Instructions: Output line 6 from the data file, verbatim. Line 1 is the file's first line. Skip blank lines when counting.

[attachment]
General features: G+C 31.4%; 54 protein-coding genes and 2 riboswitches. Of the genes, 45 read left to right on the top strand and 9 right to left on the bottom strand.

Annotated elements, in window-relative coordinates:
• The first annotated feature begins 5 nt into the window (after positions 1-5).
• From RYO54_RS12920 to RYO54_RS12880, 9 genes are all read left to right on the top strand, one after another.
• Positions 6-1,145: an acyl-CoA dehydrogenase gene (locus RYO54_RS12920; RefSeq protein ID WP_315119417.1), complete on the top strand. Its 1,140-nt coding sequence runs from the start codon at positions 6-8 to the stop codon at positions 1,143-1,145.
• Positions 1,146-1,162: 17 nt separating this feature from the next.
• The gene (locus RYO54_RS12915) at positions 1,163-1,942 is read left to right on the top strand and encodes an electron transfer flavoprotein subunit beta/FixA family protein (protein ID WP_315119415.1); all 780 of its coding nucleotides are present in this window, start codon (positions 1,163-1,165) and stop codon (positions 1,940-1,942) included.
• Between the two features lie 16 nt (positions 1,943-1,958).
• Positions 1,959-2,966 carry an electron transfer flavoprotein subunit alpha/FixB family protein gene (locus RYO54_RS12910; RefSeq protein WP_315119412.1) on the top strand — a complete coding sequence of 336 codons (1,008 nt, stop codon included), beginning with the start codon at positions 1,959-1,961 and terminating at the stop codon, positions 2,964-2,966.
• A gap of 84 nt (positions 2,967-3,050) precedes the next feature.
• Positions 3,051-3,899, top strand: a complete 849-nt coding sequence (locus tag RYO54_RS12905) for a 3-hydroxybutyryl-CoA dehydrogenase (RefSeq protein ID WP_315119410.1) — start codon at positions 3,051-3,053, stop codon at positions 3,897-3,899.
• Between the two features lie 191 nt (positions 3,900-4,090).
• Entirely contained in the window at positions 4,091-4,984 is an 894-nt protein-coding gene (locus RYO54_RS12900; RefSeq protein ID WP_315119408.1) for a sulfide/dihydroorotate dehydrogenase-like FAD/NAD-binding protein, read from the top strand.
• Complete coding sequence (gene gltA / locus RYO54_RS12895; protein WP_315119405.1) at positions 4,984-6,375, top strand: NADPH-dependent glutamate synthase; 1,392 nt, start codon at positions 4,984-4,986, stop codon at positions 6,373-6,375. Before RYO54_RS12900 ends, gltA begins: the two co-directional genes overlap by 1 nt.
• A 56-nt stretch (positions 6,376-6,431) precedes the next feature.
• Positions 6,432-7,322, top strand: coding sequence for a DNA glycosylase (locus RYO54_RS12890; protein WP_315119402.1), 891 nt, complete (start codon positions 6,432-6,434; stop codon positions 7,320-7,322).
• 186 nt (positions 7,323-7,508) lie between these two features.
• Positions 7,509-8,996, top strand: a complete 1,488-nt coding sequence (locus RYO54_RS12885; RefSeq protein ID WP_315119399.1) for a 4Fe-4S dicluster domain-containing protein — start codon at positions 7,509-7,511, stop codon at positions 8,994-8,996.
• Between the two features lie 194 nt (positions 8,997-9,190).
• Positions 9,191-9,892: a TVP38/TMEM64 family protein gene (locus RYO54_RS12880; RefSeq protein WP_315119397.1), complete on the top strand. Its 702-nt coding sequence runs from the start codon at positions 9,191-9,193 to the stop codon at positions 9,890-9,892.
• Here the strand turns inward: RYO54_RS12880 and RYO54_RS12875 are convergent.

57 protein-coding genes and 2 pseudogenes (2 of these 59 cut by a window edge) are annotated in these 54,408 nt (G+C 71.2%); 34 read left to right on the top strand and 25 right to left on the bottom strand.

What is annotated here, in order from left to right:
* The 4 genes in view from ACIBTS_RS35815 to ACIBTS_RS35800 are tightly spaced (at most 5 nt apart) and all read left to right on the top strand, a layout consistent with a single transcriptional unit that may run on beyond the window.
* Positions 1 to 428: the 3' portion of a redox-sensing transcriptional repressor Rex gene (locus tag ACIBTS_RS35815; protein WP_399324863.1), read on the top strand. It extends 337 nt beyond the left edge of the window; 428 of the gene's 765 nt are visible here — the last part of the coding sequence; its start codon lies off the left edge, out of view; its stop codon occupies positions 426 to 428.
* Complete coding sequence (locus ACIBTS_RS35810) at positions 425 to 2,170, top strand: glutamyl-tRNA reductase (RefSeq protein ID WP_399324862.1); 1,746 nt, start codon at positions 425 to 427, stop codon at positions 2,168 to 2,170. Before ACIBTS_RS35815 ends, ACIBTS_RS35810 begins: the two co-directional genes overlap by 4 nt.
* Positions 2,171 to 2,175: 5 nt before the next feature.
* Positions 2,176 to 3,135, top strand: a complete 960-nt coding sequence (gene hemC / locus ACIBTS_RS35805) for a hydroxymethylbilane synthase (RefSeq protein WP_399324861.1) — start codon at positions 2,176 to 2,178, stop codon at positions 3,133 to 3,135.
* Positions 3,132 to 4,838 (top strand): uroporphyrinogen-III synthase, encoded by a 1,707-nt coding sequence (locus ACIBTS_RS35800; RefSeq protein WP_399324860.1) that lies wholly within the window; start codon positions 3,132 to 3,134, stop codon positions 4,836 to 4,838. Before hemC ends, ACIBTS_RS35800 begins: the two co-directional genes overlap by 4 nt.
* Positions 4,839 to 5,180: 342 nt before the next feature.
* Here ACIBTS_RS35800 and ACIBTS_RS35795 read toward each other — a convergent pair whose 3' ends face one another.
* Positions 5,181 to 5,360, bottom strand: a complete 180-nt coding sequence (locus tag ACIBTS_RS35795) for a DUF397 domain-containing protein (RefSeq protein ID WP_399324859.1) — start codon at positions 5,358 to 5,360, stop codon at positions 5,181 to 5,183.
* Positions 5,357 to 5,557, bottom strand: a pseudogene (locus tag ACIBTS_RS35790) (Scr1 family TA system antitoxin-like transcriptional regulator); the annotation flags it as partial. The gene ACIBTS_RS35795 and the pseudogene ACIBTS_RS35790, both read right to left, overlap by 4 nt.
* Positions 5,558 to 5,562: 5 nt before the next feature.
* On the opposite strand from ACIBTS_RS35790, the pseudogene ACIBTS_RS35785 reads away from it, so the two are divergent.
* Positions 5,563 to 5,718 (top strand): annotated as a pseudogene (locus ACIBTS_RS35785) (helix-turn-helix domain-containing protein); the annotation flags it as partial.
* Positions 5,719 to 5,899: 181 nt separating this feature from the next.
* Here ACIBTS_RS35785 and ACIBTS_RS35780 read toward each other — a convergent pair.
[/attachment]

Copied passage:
• Positions 1,146-1,162: 17 nt separating this feature from the next.